Antibodies That Lower Triglycerides, Cholesterol Are May Be New Therapy For Heart Disease
Research suggests that a monoclonal antibody targeting ANGPTL4 may have therapeutic application in the treatment of cardiovascular disease.
Lexicon Pharmaceuticals reported results from preclinical research demonstrating that antibodies directed to a potential new target, angiopoietin-like protein 4 (ANGPTL4), rapidly lower triglycerides and cholesterol.
The results appeared in an article, entitled "Lipid-lowering effects of anti-angiopoietin-like 4 antibody recapitulate the lipid phenotype found in angiopoietin-like 4 knockout mice," published in the July 10, 2007 edition of the journal Proceedings of the National Academy of Sciences.
Lexicon scientists first identified ANGPTL4 as a potential target for cardiovascular disease using the company's proprietary gene knockout technology. Lexicon scientists create animal models that have alterations in specific genes in order to discover the physiological and behavioral effects that result from the loss of the protein encoded by the gene. Researchers found that animal models in which the ANGPTL4 gene was knocked out had lower triglyceride and cholesterol levels than normal animals.
The ANGPTL4 gene encodes a protein that is secreted into the bloodstream and is now believed to play an important role in triglyceride and cholesterol metabolism. Lexicon's biotherapeutics group developed a monoclonal antibody as an injectable agent targeting the ANGPTL4 protein to reproduce the triglyceride and cholesterol- lowering effects identified in the animal models. Notably, this appears to be the first successful production of a monoclonal antibody to this target.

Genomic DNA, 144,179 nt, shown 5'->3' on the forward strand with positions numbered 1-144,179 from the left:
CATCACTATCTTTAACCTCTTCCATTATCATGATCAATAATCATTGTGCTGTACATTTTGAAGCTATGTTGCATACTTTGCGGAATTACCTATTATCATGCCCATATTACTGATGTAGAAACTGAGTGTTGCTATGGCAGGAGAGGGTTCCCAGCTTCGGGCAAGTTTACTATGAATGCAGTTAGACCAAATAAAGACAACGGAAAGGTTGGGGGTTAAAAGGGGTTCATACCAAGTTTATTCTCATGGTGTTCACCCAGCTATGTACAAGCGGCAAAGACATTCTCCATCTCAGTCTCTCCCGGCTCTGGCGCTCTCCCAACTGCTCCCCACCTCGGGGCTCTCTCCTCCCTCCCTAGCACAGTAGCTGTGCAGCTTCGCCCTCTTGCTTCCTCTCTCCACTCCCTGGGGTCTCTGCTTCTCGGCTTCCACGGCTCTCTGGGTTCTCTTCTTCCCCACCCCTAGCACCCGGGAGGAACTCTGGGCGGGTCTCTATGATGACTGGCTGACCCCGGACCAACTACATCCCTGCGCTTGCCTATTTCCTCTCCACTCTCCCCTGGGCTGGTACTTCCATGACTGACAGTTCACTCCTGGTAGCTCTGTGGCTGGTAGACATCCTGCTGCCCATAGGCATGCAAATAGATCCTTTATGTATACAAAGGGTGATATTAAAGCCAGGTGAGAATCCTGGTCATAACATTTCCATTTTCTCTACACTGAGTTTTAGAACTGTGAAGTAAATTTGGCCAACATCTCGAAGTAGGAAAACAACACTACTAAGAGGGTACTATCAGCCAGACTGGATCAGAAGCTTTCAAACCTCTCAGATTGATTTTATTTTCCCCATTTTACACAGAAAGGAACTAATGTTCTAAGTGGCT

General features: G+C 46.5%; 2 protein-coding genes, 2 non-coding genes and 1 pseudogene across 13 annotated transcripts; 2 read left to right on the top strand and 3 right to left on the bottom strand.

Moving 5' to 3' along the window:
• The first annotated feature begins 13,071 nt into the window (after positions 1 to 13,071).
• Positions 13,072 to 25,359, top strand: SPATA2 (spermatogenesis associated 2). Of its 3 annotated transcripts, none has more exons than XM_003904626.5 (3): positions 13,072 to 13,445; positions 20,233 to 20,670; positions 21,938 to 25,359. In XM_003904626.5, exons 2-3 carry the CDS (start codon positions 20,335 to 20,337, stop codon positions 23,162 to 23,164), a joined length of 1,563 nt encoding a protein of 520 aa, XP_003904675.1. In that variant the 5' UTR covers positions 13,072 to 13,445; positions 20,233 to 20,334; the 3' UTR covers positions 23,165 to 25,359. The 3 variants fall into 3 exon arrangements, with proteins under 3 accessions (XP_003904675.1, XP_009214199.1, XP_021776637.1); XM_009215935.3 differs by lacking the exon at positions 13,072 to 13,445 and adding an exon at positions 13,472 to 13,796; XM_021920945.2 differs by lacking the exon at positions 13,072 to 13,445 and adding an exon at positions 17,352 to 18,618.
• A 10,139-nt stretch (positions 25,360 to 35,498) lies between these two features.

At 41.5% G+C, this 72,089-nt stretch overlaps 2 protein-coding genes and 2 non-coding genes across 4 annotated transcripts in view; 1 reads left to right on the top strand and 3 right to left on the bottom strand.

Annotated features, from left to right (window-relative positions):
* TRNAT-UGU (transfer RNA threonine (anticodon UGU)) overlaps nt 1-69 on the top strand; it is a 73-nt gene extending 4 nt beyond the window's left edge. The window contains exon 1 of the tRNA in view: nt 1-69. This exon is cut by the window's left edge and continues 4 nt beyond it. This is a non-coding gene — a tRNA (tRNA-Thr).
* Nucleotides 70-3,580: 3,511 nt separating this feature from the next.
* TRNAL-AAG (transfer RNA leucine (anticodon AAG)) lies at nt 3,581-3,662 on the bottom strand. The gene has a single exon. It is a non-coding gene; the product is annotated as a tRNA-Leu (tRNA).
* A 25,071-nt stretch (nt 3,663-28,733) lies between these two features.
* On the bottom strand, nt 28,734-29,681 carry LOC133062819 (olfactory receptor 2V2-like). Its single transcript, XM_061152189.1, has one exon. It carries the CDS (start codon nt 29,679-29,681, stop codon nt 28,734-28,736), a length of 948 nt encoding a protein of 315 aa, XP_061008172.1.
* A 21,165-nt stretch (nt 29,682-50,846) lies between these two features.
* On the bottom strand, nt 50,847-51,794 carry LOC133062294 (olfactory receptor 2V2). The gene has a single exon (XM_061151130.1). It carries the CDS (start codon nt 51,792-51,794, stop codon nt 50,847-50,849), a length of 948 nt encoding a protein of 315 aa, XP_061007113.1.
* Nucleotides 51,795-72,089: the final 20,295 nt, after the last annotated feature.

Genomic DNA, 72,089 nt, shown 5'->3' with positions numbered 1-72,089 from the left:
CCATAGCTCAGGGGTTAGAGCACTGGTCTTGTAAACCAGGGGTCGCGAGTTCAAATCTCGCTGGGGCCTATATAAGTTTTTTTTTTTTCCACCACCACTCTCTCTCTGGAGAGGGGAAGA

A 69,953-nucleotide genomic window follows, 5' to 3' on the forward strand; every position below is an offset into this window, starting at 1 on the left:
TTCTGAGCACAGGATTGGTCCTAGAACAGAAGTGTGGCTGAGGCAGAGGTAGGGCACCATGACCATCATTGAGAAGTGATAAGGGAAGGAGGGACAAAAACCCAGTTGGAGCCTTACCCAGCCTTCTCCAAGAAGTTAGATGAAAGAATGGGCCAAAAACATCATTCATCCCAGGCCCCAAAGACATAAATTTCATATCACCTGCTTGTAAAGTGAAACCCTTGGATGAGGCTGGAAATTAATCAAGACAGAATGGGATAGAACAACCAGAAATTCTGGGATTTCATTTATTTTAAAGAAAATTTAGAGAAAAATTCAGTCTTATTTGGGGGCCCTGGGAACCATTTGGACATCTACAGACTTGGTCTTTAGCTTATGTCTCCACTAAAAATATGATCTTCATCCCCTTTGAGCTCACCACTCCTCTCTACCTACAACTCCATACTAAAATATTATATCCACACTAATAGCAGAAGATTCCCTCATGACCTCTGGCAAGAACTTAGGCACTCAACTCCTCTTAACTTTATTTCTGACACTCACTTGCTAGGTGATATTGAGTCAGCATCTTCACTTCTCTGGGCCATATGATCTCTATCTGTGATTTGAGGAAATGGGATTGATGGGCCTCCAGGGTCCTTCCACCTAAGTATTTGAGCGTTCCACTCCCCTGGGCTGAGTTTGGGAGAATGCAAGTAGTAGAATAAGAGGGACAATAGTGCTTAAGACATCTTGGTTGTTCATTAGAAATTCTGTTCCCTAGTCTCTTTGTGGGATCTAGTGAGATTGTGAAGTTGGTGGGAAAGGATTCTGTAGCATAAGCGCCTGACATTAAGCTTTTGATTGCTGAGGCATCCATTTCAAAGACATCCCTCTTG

"High triglycerides and cholesterol are correlated with an increased risk of heart disease," commented Dr. Brian P. Zambrowicz, executive vice president and chief scientific officer at Lexicon and an author on the paper. "The research our team published today may be an important first step in the development of a new treatment for severe cardiovascular disease, which continues to be the leading cause of death in the United States."
Earlier this year, researchers at the University of Texas Southwestern Medical Center in Dallas, the Institute of Molecular Medicine at the University of Texas Health Science Center in Houston, and other collaborating institutions found that individuals with a mutated ANGPTL4 gene have significantly lower triglyceride levels and higher levels of HDL cholesterol (or "good" cholesterol).(1) These results from human genetic studies further support Lexicon's therapeutic strategy based on original observations made using animal models.
Lexicon scientists discovered ANGPTL4's utility as a potential cardiovascular disease target as part of its Genome5000(TM) program, and the discovery was selected for inclusion in its collaboration with Genentech, Inc. The collaboration with Genentech was initiated in December 2002 to discover the functions of secreted proteins and potential antibody targets identified through Genentech's Secreted Protein Discovery Initiative (also referred to as the SPDI program), and was expanded in November 2005 to include the advanced research, development and commercialization of new biologic drugs.
Under the collaboration, Lexicon has the right to develop and commercialize biotherapeutic drugs for up to six targets. Genentech retains an option on the potential development and commercialization of the biotherapeutic drugs that Lexicon develops from the collaboration under a cost and profit sharing arrangement. ANGPTL4, referred to internally as LG842, is one of two targets already chosen by Lexicon for internal development. Lexicon has already generated versions of ANGPTL4 monoclonal antibodies that are currently in preclinical evaluation to identify a potential clinical development candidate.